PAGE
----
The leaders of Canada and the Pacific Alliance will be sizing each other up Thursday to see if Canada might be a good fit with the nascent Latin American trade bloc.
Stephen Harper wants to see if it’s worthwhile engaging in yet another round of talks to free up trade and investment.
And the leaders of the Pacific Alliance — which groups Chile, Colombia, Peru and Mexico — want to know if Canada is serious enough about economic integration to at least partly let go of its trade and investment restrictions and its visa requirements.
The opposition NDP is leery about joining a group when Canada is already engaged in several different trade talks that are dragging on and on, and before a parliamentary committee studying the Pacific Alliance has even reached any conclusions.
But senior Canadian government officials say Canada is still just an observer at the Pacific Alliance and has made no commitment to join as a member.
“It makes sense that we’re here as observers. Observer doesn’t necessarily mean member-in-waiting,” said one official on condition her name not be used — standard practice during policy briefings.
By sending Harper as well as International Trade Minister Ed Fast to the talks in Cali, Canada is sending a signal to its competitors that it is serious about trade with dynamic partners in Latin America, analysts say.
“I think it’s a signal to some very close partners,” agreed the senior official.
The Pacific Alliance is ambitious. It aims to break down barriers not just in goods, but also services, people and capital. The four founding members are focusing on removing those barriers internally first, and then hoping to bring in other members to form one of the largest trade blocs in the world.
For now, though, the Canadian government does not know exactly what that trade bloc will look like.
“They’re still dotting some i’s and crossing some t’s,” said the official.
The summit got off to a damp start on Wednesday night. Several vehicles got stuck in the mud after days of rain in the valley city. Harper and many others missed a dinner meant for visiting leaders and 600 dignitaries hosted by Colombia President Juan Manuel Santos.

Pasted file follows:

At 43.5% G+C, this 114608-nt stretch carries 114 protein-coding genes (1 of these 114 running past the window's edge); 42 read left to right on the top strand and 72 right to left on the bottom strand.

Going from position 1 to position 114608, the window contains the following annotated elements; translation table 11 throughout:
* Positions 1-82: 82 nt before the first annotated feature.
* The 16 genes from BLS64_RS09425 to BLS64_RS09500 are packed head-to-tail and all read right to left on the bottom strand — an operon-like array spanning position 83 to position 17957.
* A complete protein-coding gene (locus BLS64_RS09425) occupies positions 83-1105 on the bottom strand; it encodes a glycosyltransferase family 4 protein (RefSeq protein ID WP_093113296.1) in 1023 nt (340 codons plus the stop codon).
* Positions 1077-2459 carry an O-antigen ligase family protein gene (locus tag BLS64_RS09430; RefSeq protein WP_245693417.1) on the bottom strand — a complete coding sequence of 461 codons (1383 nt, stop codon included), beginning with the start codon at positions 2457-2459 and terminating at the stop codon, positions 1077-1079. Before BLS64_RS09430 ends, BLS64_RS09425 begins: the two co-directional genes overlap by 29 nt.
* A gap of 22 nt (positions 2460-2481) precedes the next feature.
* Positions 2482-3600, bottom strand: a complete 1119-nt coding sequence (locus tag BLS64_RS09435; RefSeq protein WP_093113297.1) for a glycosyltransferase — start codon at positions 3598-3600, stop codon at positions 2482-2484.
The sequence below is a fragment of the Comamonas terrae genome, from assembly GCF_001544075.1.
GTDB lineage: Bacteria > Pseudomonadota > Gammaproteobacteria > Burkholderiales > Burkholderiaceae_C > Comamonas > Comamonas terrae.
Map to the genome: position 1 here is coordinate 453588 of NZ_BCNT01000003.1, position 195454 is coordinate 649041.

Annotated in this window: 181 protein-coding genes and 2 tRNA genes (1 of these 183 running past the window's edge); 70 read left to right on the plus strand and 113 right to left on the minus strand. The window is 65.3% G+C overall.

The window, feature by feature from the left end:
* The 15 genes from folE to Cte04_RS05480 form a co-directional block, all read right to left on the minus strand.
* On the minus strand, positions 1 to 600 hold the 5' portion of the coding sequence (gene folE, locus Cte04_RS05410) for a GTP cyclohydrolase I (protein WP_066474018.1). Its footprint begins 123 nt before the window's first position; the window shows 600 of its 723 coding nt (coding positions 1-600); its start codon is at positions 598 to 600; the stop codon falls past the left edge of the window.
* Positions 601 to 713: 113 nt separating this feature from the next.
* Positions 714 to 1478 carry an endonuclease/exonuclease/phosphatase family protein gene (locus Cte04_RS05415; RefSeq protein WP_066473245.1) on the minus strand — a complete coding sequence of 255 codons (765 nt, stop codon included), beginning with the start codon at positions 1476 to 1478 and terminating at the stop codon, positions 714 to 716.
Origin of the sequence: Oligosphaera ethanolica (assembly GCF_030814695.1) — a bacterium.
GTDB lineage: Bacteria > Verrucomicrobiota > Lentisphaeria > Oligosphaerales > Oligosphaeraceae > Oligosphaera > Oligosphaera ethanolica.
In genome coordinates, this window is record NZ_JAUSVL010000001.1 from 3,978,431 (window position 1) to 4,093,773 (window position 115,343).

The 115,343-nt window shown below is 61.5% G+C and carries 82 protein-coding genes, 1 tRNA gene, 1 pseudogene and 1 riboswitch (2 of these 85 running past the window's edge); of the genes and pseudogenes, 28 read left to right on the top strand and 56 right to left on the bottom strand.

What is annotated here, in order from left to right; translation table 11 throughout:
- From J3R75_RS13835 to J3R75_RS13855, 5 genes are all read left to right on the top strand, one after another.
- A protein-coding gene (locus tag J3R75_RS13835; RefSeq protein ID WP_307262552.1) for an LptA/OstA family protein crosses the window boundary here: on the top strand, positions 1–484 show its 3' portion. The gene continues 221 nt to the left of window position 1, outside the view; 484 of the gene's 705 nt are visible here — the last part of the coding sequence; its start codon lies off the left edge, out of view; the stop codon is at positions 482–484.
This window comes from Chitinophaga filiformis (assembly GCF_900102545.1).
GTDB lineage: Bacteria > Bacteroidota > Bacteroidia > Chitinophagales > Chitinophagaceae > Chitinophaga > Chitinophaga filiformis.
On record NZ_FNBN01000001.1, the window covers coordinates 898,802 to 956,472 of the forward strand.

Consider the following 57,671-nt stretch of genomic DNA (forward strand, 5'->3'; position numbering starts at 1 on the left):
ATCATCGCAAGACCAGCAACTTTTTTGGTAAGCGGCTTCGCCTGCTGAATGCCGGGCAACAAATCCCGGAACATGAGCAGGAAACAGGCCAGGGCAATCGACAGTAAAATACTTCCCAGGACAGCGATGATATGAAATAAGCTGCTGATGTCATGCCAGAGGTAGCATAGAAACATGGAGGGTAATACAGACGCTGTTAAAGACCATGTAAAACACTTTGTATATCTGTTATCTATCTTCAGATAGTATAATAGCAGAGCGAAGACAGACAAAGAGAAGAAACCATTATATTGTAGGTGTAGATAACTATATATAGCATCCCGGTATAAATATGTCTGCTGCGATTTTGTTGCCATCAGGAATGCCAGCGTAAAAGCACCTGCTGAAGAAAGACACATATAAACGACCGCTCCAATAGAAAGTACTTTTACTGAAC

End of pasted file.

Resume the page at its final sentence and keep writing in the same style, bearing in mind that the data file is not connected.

Some non-government organizations say Canada already sacrificed labour rights and environmental protections by signing on to a free trade agreement with Colombia, and they don’t want to see Canada exacerbate that mistake.
They also point out that as part of its attempt to win Canadian political support for its free trade agreement with Colombia, Ottawa promised to produce an annual report on human rights in Colombia to assess whether free trade hurts or improves conditions. But no report has been tabled yet this year, despite a mid-May deadline.
The United Nations High Commissioner for Human Rights produces a separate report on Colombia every year. Its most recent edition states that there is reason to hope that human rights are improving as the peace process dealing with 40 years of internal violence takes hold.
But it also says the Colombian government needs to take responsibility for third-party violence, extra-judicial executions, disappearances, and land rights that are abused by companies in the mining sector.
Canada’s mining companies are front and centre in Latin America, but the senior official said Canadian firms are leaders in corporate social responsibility and in promoting improvements in living conditions and respect for human rights.